The Parable of the Oranges is a powerful metaphor for leadership and teamwork, and it can be especially relevant to those working in information technology and cybersecurity. The story goes like this:
An ambitious man who has been with a company for years is passed over for a promotion by a person with only a few months experience. Angry, the man went to his director to find out why. Instead, the manager asked the ambitious employee to go buy some oranges for his wife. The man returned a little while later with a bag of oranges.
“What kind of oranges are they?” The boss asked. “I don’t know,” the employee answered. “How much did they cost?” The boss asked. Still the employee didn’t remember, “Here’s your change” he said, giving the boss what he had left in his pocket.
“Now, watch closely,” the boss said and called the new employee who had just been promoted into the office. “Can you buy some oranges for my wife?” the boss asked. After a few hours the employee came back into the office without any oranges. When the boss asked what kind of oranges he had bought and where they were, the new employee said there were too many varieties, so he called the boss’ wife to ask what kind she wanted, what she needed them for, and how many she needed. She was making fresh squeezed juice for a party, so he bought them and delivered them to the house before the party.”
While this story feels a little dated, especially since in the modern workplace we don’t ask employees to run personal errands, this parable teaches us about the importance of attention to detail within a team. When one member merely does what is asked without understanding why, it can have serious consequences for everyone. In the context of information technology and cybersecurity, this means that it is crucial for team members to be able to rely on each other to follow best practices and adhere to established protocols.
One way to foster a culture of trust and accountability is through the use of Zero Trust teams. These teams operate on the principle of “assume breach,” meaning that they assume that there is always the potential for a security breach to occur. This mindset allows them to take proactive measures to secure networks and prevent attacks, rather than relying on reactive measures after the fact.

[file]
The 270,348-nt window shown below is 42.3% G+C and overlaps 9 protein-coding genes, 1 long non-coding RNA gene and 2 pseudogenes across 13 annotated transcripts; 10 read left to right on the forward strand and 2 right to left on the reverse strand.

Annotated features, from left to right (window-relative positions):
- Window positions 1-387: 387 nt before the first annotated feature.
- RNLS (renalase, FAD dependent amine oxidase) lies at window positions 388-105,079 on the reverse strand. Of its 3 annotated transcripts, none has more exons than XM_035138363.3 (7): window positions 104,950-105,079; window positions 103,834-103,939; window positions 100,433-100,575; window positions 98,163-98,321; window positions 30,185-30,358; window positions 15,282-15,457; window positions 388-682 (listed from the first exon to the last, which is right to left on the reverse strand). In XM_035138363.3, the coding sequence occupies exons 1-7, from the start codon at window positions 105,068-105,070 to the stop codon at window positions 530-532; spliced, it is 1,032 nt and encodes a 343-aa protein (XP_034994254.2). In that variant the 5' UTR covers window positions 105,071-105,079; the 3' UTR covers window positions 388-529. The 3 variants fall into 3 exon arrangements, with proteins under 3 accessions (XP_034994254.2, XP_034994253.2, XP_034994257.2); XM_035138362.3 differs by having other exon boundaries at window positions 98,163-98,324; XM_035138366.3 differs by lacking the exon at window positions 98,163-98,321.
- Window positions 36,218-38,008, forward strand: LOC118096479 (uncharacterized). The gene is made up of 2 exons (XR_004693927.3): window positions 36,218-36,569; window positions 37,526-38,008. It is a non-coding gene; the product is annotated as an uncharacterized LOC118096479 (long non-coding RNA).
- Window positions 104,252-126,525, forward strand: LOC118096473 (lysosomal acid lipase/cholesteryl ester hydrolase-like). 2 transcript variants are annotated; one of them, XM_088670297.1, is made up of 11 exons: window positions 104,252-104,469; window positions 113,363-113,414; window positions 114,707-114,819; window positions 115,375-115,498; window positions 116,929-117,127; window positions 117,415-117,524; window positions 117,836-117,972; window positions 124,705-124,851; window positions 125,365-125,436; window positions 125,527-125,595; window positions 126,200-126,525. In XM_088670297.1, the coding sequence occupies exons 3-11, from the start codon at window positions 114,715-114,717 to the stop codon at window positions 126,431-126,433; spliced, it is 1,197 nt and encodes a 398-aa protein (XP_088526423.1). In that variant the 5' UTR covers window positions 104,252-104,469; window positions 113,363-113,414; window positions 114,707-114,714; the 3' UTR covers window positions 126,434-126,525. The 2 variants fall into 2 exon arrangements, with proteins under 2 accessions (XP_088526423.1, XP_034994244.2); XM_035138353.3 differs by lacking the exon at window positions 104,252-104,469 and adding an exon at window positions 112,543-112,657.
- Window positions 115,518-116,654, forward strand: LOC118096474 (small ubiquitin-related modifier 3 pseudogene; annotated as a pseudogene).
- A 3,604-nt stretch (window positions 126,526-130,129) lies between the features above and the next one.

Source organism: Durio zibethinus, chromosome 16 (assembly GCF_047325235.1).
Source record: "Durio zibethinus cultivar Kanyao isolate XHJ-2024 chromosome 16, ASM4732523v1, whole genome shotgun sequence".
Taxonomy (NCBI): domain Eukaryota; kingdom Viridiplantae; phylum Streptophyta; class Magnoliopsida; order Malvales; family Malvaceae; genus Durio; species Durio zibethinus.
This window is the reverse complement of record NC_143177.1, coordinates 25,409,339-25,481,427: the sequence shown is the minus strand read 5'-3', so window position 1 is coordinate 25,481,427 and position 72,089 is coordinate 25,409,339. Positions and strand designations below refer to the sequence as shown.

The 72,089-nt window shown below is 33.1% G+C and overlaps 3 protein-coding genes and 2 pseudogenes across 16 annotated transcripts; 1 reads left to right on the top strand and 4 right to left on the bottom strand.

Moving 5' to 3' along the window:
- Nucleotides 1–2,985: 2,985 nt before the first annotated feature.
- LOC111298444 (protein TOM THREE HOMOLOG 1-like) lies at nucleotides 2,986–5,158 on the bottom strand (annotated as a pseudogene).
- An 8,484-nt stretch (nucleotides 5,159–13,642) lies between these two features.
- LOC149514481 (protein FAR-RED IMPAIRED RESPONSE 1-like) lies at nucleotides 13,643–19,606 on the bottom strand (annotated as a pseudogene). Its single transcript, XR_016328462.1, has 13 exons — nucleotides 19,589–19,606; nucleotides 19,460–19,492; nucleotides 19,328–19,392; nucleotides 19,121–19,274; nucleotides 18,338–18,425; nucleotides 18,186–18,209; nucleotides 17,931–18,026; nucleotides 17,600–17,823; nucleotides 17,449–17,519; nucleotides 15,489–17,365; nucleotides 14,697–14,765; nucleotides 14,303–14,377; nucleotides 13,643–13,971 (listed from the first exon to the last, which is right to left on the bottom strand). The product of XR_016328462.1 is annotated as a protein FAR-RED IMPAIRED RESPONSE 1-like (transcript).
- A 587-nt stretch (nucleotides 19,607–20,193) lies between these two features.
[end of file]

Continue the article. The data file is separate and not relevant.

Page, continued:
In a Zero Trust team, every member is responsible for their own actions and is held accountable for their contribution to the team’s success. This means that team members must be proactive in identifying and addressing potential security vulnerabilities, rather than waiting for someone else to do it for them. It also means that team members must be willing to speak up if they see something that could potentially compromise the security of the network.
Zero Trust means taking the extra time to harden servers or to create a hardened server image to build new servers from. It means limiting access to servers by only allowing them access to talk to the handful of other servers they need to communicate with rather than every server in the data center or any IP address in the world. It means finding your blindspots by asking questions rather than just doing the bare minimum of what was asked and letting someone else take responsibility for the big picture.
By adopting a Zero Trust mindset, teams can create a culture of trust and accountability that is essential for effective network security. This can help to ensure that everyone is working towards the same goal of protecting the network and preventing breaches, rather than operating in silos or trying to cut corners.
The example in the parable of the oranges helps show us that there is a big picture and although we’re all busy with our day to day work, we save time in the long run by pursuing excellence in every small task that we take on. The corporate motto in my book, Project Zero Trust was that “every step matters”, because even the small steps we take can help us to take the next one, which enables the one after that.